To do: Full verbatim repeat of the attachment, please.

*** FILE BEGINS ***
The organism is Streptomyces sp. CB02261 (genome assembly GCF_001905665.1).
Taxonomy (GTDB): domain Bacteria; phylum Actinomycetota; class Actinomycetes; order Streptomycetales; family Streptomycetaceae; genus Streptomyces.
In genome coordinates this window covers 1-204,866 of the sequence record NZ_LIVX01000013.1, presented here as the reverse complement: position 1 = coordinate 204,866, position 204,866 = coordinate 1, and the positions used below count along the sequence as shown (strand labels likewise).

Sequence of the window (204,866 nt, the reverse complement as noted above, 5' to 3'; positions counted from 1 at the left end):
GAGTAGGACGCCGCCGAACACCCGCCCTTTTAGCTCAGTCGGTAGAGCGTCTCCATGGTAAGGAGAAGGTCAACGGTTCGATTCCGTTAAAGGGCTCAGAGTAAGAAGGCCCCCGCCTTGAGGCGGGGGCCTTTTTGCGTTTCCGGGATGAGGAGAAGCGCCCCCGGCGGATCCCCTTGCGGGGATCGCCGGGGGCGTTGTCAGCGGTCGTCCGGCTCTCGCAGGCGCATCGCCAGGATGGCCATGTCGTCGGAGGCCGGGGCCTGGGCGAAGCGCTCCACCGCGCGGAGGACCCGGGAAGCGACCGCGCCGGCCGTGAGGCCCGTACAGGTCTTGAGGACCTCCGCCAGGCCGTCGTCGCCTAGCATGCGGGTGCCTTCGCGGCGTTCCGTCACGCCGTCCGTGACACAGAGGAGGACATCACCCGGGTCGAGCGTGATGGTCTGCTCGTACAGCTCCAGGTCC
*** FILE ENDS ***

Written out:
The organism is Streptomyces sp. CB02261 (genome assembly GCF_001905665.1).
Taxonomy (GTDB): domain Bacteria; phylum Actinomycetota; class Actinomycetes; order Streptomycetales; family Streptomycetaceae; genus Streptomyces.
In genome coordinates this window covers 1-204,866 of the sequence record NZ_LIVX01000013.1, presented here as the reverse complement: position 1 = coordinate 204,866, position 204,866 = coordinate 1, and the positions used below count along the sequence as shown (strand labels likewise).

Sequence of the window (204,866 nt, the reverse complement as noted above, 5' to 3'; positions counted from 1 at the left end):
GAGTAGGACGCCGCCGAACACCCGCCCTTTTAGCTCAGTCGGTAGAGCGTCTCCATGGTAAGGAGAAGGTCAACGGTTCGATTCCGTTAAAGGGCTCAGAGTAAGAAGGCCCCCGCCTTGAGGCGGGGGCCTTTTTGCGTTTCCGGGATGAGGAGAAGCGCCCCCGGCGGATCCCCTTGCGGGGATCGCCGGGGGCGTTGTCAGCGGTCGTCCGGCTCTCGCAGGCGCATCGCCAGGATGGCCATGTCGTCGGAGGCCGGGGCCTGGGCGAAGCGCTCCACCGCGCGGAGGACCCGGGAAGCGACCGCGCCGGCCGTGAGGCCCGTACAGGTCTTGAGGACCTCCGCCAGGCCGTCGTCGCCTAGCATGCGGGTGCCTTCGCGGCGTTCCGTCACGCCGTCCGTGACACAGAGGAGGACATCACCCGGGTCGAGCGTGATGGTCTGCTCGTACAGCTCCAGGTCC